[ Currently Eating: Lays Potato Chip (Just One) ]
Be afraid. Be very, very afraid. Famous words from Alton Brown on his Good Eats show. Why should you be afraid?
Well, to make a short story long: Every year for the last 30 or more years, I’ve relied upon parents and other family members to provide the main dish at Thanksgiving. The piece de la resistance to mangle a French phrase or two. The TURKEY!
We usually had Thanksgiving at my parent’s house or grandma’s house, and though there were many turkey ups and downs (overcooked, dry, undercooked, and soggy) there always WAS a turkey to be had. A full fledged, brown bird. I can’t remember for sure, but I believe I’ve always had The Bird on Thanksgiving without fail. Just like you see on TV, Turkey with all the Trimmings.
Well, this year the task of preparing the Turkey has fallen to ME for the first time ever. I’ve taken on the task in order to give my parents a bit of a break since their home is currently being remodeled and is in poor shape to host a Thanksgiving.
Cooking a turkey… where to start? Well, I guess I’ve passed the first test which is actually buying a frozen turkey ahead of time in order to let it defrost. I didn’t realize that everyone is thinking the exact same thing: buy the turkey on the weekend before Thanksgiving. So I thought I had plenty of time when I headed over there this past Friday night to look for one.
But the turkey icebox at the supermarket was a graveyard! Of gigantic 20-22 pound gargantuan birds. I wanted a 14-16 pound turkey just like the rest of the civilized world. As we pawed through the frozen carcasses looking for the ideal sized bird, I made a resolution to go earlier next year if I got the chance again. Finally, we found a stray 16.6 pound turkey hiding out under its bigger brethren. Whew!
I’ve never had occasion to shop for turkeys, Thanksgiving or not, so I didn’t really know what the prices would be like. They always have some sort of sale going on at all the major supermarkets on frozen turkeys. The three biggies near me are Albertson’s, Ralph’s, and Vons. I can’t remember the exact details, except that Vons was the most reasonable.
For all the supermarkets, you have to buy a certain amount of groceries in order to get the deal on the bird. For Vons, it was: Buy 25 dollars worth of groceries and then get an under 16 pound bird for $5 or an over 16 pound bird for $7. Unfortunately, our bird tipped the scales at 16.6, so we had to fork over the extra $2. I believe Ralph’s was, buy $25 of groceries and then get 2 turkeys for the price of one, while Albertson’s was buy $75 of groceries and get a free turkey? Not sure…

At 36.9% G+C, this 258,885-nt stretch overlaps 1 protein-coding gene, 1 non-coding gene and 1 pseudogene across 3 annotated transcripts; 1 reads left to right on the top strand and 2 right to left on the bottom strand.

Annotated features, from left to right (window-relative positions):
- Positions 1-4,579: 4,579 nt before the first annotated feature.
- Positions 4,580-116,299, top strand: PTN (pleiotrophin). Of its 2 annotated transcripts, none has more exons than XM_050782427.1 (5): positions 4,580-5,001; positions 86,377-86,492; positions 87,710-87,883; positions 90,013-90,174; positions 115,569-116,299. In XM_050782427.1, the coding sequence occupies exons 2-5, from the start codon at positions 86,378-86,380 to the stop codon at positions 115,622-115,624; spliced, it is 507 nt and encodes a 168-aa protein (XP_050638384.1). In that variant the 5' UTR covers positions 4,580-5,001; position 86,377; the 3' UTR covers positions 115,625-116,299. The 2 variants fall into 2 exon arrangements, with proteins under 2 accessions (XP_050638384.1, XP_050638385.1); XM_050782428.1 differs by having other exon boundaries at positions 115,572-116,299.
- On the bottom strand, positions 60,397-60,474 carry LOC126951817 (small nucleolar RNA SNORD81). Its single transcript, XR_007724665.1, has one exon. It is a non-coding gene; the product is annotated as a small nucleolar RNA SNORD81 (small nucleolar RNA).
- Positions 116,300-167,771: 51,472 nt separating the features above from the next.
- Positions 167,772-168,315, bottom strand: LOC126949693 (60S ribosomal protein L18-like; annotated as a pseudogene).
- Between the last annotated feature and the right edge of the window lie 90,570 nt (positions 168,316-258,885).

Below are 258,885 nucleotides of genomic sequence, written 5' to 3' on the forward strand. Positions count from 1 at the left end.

Now, since it’s still Wednesday and we haven’t yet done the deed, I won’t be able to post any pictures of the roasted turkey that we’re attempting to make. However, we have decided on a plan of attack and it’s going to be the “Brined” turkey recipe from Alton Brown’s Good Eats show. I’ve made brined roast chickens before which turned out pretty fabulously, so we picked the brining method for our first try. Plus, I’ve never had a brined turkey (parents weren’t into the idea) so this’ll be a fun test.
Brining is an extra step and is a bit trickier than a chicken because the Turkey is so darn large! I actually went to Home Depot to get a clean 5 gallon bucket in order to do it.
Well, in case you are wondering, here is the recipe taken straight from the Food Network site. We’re skipping the allspice berries and candied ginger, but we’re planning on following the rest of the steps pretty much to the letter. I’ll report back on the results after the holiday!
1 (14 to 16 pound) frozen young turkey
For the brine:
1 cup kosher salt
1/2 cup light brown sugar
1 gallon vegetable stock
1 tablespoon black peppercorns
1/2 tablespoon allspice berries
1/2 tablespoon candied ginger
1 gallon iced water
For the aromatics:
1 red apple, sliced
1/2 onion, sliced
1 cinnamon stick
1 cup water
4 sprigs rosemary
6 leaves sage
Combine all brine ingredients, except ice water, in a stockpot, and bring to a boil. Stir to dissolve solids, then remove from heat, cool to room temperature, and refrigerate until thoroughly chilled.
Early on the day of cooking, (or late the night before) combine the brine and ice water in a clean 5-gallon bucket. Place thawed turkey breast side down in brine, cover, and refrigerate or set in cool area (like a basement) for 6 hours. Turn turkey over once, half way through brining.
A few minutes before roasting, heat oven to 500 degrees. Combine the apple, onion, cinnamon stick, and cup of water in a microwave safe dish and microwave on high for 5 minutes.
Remove bird from brine and rinse inside and out with cold water. Discard brine. Place bird on roasting rack inside wide, low pan and pat dry with paper towels. Add steeped aromatics to cavity along with rosemary and sage. Tuck back wings and coat whole bird liberally with canola (or other neutral) oil.
Roast on lowest level of the oven at 500 degrees F. for 30 minutes. Remove from oven and cover breast with double layer of aluminum foil, insert probe thermometer into thickest part of the breast and return to oven, reducing temperature to 350 degrees F. Set thermometer alarm (if available) to 161 degrees. A 14 to 16 pound bird should require a total of 2 to 2 1/2 hours of roasting. Let turkey rest, loosely covered for 15 minutes before carving.
Price: $7.00 for just the Turkey
Bought at: Vons
Cheap Eats Score: 7/10